Over the past several weeks, we’ve seen so many examples of brutality played out in our cities — and mostly our most impoverished areas — that it isn’t difficult to see why so many people are in the streets. Many say white people cannot truly understand the deep racial issues that target African American people and their communities, and that is no doubt true. But that sort of thinking also keeps groups of people apart who might otherwise band together to exert powerful forces on the corruption that manifests itself in so many places in our society.
Since I advocate for transformation of our health care system, I see brutality — economic and physical — exerted on patients all the time. Yet patients often do not speak up or gather enough support to wage even a small protest. We’ve so ingrained the notion of personal financial responsibility in our market-based system, that patients and their families and friends often struggle alone to remedy their current health-related financial crisis rather than risk care denials, more illness and perhaps even death. Black skin or white, our health care system knows no divide aside from the ability to pay, and those who cannot demonstrate sufficient ability to pay are weeded out.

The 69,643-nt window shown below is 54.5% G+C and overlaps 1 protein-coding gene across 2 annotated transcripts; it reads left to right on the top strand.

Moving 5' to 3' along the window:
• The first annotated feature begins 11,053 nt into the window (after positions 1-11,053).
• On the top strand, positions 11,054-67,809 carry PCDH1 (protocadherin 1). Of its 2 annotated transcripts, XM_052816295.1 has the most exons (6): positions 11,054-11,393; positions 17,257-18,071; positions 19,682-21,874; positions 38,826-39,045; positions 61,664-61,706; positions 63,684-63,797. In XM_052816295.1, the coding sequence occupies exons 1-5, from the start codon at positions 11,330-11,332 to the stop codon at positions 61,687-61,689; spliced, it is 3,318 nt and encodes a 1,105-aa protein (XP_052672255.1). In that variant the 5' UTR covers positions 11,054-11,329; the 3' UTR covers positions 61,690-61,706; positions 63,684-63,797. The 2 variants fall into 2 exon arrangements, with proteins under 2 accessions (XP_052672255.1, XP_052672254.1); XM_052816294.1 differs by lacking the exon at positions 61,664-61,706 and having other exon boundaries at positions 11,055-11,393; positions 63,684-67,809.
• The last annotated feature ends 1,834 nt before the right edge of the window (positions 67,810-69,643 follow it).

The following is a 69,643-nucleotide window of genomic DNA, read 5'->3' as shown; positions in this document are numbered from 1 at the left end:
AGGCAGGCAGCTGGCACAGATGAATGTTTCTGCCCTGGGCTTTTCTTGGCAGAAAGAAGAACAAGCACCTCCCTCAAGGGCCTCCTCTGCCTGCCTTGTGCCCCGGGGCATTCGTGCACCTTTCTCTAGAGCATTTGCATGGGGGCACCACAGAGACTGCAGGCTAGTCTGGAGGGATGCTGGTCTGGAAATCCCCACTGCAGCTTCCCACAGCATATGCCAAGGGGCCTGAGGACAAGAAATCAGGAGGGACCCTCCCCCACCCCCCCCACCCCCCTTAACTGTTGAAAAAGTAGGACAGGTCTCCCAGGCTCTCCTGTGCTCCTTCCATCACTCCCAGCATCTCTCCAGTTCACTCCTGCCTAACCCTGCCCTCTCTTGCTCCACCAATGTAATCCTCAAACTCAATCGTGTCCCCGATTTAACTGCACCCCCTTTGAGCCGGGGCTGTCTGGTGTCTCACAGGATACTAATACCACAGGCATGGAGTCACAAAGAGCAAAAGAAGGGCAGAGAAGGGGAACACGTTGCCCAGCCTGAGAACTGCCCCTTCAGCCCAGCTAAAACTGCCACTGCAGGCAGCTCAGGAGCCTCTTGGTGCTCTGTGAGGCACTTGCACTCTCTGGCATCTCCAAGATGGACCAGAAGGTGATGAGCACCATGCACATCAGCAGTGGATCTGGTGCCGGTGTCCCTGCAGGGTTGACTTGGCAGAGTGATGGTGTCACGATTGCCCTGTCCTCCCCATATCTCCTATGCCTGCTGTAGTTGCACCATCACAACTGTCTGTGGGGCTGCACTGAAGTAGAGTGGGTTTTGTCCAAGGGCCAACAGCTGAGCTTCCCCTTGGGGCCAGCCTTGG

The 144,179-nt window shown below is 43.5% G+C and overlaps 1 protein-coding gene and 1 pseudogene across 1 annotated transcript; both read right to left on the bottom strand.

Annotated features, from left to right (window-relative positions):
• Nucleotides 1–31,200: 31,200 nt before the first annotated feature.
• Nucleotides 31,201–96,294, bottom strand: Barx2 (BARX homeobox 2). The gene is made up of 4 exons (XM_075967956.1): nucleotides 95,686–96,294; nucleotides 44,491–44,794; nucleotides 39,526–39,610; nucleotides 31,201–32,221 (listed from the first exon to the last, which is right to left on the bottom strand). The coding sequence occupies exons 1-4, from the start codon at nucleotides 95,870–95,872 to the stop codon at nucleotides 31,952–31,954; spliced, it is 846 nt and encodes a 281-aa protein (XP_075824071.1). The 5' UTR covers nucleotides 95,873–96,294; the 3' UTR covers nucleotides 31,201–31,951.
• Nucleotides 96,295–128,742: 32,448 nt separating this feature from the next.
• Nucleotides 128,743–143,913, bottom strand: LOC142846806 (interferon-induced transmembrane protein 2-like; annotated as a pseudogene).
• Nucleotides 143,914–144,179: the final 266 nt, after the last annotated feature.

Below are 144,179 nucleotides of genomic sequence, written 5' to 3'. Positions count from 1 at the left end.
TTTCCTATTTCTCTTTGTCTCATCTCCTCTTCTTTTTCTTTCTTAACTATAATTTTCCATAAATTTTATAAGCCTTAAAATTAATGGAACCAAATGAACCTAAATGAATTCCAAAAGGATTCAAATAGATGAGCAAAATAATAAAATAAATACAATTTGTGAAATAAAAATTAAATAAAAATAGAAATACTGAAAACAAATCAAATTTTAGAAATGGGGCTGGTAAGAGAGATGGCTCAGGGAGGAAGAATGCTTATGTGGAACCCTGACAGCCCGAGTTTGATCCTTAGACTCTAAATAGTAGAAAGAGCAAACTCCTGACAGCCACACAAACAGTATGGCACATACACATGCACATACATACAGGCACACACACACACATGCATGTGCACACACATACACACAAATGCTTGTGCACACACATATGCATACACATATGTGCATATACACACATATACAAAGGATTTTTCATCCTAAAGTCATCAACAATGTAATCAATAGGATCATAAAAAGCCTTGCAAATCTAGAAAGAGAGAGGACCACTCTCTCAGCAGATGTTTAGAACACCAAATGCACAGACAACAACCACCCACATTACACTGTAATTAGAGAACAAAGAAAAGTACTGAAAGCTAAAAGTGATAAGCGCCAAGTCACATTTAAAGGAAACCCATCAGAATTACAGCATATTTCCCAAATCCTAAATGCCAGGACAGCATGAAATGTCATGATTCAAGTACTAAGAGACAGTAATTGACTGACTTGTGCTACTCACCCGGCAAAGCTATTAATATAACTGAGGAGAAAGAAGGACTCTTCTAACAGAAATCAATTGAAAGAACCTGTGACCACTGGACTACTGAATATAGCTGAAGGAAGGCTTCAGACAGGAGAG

Just recently, I was hospitalized twice in a short period of time. I have insurance, but I do have co-pays and deductibles that must be considered before deciding to seek care. The first hospitalization was due to a life-threatening GI bleed. Just 36 hours after discharge from six days in the hospital, I was rushed back in with a life-threatening bloodstream MRSA infection. In both instances, while in the emergency room in desperate shape, hospital business office staff made their way into my patient care area with their rolling computers and asked me how I wanted to pay my $250 ER co-pay. It was a different sort of brutality, but it was brutal to be sure.